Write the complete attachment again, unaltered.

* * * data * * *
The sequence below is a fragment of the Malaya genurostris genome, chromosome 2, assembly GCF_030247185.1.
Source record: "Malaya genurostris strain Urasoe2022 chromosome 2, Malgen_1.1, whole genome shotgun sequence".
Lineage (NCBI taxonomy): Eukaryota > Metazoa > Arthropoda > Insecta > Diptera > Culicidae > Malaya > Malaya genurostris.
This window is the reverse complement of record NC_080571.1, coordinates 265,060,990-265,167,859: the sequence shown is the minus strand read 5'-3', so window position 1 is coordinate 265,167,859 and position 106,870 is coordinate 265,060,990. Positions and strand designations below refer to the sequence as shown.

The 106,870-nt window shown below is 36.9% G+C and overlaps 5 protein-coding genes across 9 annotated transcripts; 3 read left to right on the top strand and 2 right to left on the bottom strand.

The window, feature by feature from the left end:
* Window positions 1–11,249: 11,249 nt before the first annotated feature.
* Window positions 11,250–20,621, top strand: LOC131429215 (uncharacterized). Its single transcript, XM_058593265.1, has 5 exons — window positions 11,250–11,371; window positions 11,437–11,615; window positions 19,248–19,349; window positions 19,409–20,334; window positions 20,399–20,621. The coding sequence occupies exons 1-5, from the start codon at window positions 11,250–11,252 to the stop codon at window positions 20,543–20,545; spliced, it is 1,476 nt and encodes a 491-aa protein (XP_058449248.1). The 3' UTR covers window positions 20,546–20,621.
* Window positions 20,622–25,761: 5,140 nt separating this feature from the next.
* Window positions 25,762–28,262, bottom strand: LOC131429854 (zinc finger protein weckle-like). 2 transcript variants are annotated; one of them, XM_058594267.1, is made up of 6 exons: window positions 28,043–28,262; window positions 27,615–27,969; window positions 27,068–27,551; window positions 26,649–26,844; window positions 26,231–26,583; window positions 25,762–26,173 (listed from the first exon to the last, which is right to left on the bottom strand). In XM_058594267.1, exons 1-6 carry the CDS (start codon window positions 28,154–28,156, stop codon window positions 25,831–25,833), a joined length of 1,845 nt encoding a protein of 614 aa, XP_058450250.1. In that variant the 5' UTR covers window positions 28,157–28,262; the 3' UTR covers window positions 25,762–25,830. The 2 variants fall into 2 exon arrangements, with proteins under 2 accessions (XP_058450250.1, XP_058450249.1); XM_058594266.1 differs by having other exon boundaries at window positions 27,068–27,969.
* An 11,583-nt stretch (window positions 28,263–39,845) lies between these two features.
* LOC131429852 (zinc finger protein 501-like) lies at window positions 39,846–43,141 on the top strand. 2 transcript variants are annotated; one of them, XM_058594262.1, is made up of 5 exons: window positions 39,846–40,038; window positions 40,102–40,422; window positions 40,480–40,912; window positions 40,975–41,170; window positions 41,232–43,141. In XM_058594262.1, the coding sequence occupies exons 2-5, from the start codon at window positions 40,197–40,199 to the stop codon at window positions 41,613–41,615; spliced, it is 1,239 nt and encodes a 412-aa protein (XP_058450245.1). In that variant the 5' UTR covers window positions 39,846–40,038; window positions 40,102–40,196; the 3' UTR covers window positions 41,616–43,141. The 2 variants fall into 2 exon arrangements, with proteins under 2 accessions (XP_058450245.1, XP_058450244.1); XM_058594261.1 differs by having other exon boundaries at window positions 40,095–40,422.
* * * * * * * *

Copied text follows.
The sequence below is a fragment of the Malaya genurostris genome, chromosome 2, assembly GCF_030247185.1.
Source record: "Malaya genurostris strain Urasoe2022 chromosome 2, Malgen_1.1, whole genome shotgun sequence".
Lineage (NCBI taxonomy): Eukaryota > Metazoa > Arthropoda > Insecta > Diptera > Culicidae > Malaya > Malaya genurostris.
This window is the reverse complement of record NC_080571.1, coordinates 265,060,990-265,167,859: the sequence shown is the minus strand read 5'-3', so window position 1 is coordinate 265,167,859 and position 106,870 is coordinate 265,060,990. Positions and strand designations below refer to the sequence as shown.

The 106,870-nt window shown below is 36.9% G+C and overlaps 5 protein-coding genes across 9 annotated transcripts; 3 read left to right on the top strand and 2 right to left on the bottom strand.

The window, feature by feature from the left end:
* Window positions 1–11,249: 11,249 nt before the first annotated feature.
* Window positions 11,250–20,621, top strand: LOC131429215 (uncharacterized). Its single transcript, XM_058593265.1, has 5 exons — window positions 11,250–11,371; window positions 11,437–11,615; window positions 19,248–19,349; window positions 19,409–20,334; window positions 20,399–20,621. The coding sequence occupies exons 1-5, from the start codon at window positions 11,250–11,252 to the stop codon at window positions 20,543–20,545; spliced, it is 1,476 nt and encodes a 491-aa protein (XP_058449248.1). The 3' UTR covers window positions 20,546–20,621.
* Window positions 20,622–25,761: 5,140 nt separating this feature from the next.
* Window positions 25,762–28,262, bottom strand: LOC131429854 (zinc finger protein weckle-like). 2 transcript variants are annotated; one of them, XM_058594267.1, is made up of 6 exons: window positions 28,043–28,262; window positions 27,615–27,969; window positions 27,068–27,551; window positions 26,649–26,844; window positions 26,231–26,583; window positions 25,762–26,173 (listed from the first exon to the last, which is right to left on the bottom strand). In XM_058594267.1, exons 1-6 carry the CDS (start codon window positions 28,154–28,156, stop codon window positions 25,831–25,833), a joined length of 1,845 nt encoding a protein of 614 aa, XP_058450250.1. In that variant the 5' UTR covers window positions 28,157–28,262; the 3' UTR covers window positions 25,762–25,830. The 2 variants fall into 2 exon arrangements, with proteins under 2 accessions (XP_058450250.1, XP_058450249.1); XM_058594266.1 differs by having other exon boundaries at window positions 27,068–27,969.
* An 11,583-nt stretch (window positions 28,263–39,845) lies between these two features.
* LOC131429852 (zinc finger protein 501-like) lies at window positions 39,846–43,141 on the top strand. 2 transcript variants are annotated; one of them, XM_058594262.1, is made up of 5 exons: window positions 39,846–40,038; window positions 40,102–40,422; window positions 40,480–40,912; window positions 40,975–41,170; window positions 41,232–43,141. In XM_058594262.1, the coding sequence occupies exons 2-5, from the start codon at window positions 40,197–40,199 to the stop codon at window positions 41,613–41,615; spliced, it is 1,239 nt and encodes a 412-aa protein (XP_058450245.1). In that variant the 5' UTR covers window positions 39,846–40,038; window positions 40,102–40,196; the 3' UTR covers window positions 41,616–43,141. The 2 variants fall into 2 exon arrangements, with proteins under 2 accessions (XP_058450245.1, XP_058450244.1); XM_058594261.1 differs by having other exon boundaries at window positions 40,095–40,422.